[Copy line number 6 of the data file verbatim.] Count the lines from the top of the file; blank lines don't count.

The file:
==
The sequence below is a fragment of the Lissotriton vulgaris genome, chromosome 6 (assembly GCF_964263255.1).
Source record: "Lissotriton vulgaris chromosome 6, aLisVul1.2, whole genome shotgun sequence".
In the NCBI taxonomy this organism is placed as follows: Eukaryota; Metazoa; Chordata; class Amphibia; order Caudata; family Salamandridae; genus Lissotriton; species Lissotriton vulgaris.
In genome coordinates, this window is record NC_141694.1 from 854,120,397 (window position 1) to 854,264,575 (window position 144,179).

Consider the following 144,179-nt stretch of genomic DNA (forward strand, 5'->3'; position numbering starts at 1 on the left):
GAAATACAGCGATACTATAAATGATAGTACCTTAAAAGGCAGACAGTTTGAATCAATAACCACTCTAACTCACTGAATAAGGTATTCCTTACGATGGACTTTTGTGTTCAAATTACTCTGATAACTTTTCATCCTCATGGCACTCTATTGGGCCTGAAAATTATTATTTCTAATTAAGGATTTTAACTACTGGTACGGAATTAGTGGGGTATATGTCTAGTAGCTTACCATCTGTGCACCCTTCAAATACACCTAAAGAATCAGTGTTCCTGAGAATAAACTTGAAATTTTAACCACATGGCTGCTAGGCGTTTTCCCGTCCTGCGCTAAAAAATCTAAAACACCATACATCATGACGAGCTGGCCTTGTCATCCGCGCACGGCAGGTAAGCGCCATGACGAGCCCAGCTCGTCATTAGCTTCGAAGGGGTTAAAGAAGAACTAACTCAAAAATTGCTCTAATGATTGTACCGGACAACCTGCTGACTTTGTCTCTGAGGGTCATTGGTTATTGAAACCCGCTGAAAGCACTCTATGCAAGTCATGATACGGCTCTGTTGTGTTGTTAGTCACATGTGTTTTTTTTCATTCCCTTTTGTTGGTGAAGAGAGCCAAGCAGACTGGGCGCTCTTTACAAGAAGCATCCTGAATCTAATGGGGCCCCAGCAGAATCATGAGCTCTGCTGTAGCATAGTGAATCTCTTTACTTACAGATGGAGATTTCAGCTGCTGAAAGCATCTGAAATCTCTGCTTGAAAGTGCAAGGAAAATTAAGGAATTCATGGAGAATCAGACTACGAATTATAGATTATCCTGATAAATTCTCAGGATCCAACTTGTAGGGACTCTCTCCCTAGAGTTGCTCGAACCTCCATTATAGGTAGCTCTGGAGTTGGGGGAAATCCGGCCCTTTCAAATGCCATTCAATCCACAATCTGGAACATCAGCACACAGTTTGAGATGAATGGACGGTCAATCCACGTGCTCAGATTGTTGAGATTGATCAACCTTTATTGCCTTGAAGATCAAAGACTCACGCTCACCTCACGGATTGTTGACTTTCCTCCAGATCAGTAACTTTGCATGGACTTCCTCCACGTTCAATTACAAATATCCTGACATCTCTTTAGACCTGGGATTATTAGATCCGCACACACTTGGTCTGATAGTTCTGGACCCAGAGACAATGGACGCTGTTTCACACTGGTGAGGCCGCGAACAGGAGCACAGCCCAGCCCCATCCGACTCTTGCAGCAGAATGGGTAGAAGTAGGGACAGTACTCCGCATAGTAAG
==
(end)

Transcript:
GAAATACAGCGATACTATAAATGATAGTACCTTAAAAGGCAGACAGTTTGAATCAATAACCACTCTAACTCACTGAATAAGGTATTCCTTACGATGGACTTTTGTGTTCAAATTACTCTGATAACTTTTCATCCTCATGGCACTCTATTGGGCCTGAAAATTATTATTTCTAATTAAGGATTTTAACTACTGGTACGGAATTAGTGGGGTATATGTCTAGTAGCTTACCATCTGTGCACCCTTCAAATACACCTAAAGAATCAGTGTTCCTGAGAATAAACTTGAAATTTTAACCACATGGCTGCTAGGCGTTTTCCCGTCCTGCGCTAAAAAATCTAAAACACCATACATCATGACGAGCTGGCCTTGTCATCCGCGCACGGCAGGTAAGCGCCATGACGAGCCCAGCTCGTCATTAGCTTCGAAGGGGTTAAAGAAGAACTAACTCAAAAATTGCTCTAATGATTGTACCGGACAACCTGCTGACTTTGTCTCTGAGGGTCATTGGTTATTGAAACCCGCTGAAAGCACTCTATGCAAGTCATGATACGGCTCTGTTGTGTTGTTAGTCACATGTGTTTTTTTTCATTCCCTTTTGTTGGTGAAGAGAGCCAAGCAGACTGGGCGCTCTTTACAAGAAGCATCCTGAATCTAATGGGGCCCCAGCAGAATCATGAGCTCTGCTGTAGCATAGTGAATCTCTTTACTTACAGATGGAGATTTCAGCTGCTGAAAGCATCTGAAATCTCTGCTTGAAAGTGCAAGGAAAATTAAGGAATTCATGGAGAATCAGACTACGAATTATAGATTATCCTGATAAATTCTCAGGATCCAACTTGTAGGGACTCTCTCCCTAGAGTTGCTCGAACCTCCATTATAGGTAGCTCTGGAGTTGGGGGAAATCCGGCCCTTTCAAATGCCATTCAATCCACAATCTGGAACATCAGCACACAGTTTGAGATGAATGGACGGTCAATCCACGTGCTCAGATTGTTGAGATTGATCAACCTTTATTGCCTTGAAGATCAAAGACTCACGCTCACCTCACGGATTGTTGACTTTCCTCCAGATCAGTAACTTTGCATGGACTTCCTCCACGTTCAATTACAAATATCCTGACATCTCTTTAGACCTGGGATTATTAGATCCGCACACACTTGGTCTGATAGTTCTGGACCCAGAGACAATGGACGCTGTTTCACACTGGTGAGGCCGCGAACAGGAGCACAGCCCAGCCCCATCCGACTCTTGCAGCAGAATGGGTAGAAGTAGGGACAGTACTCCGCATAGTAAG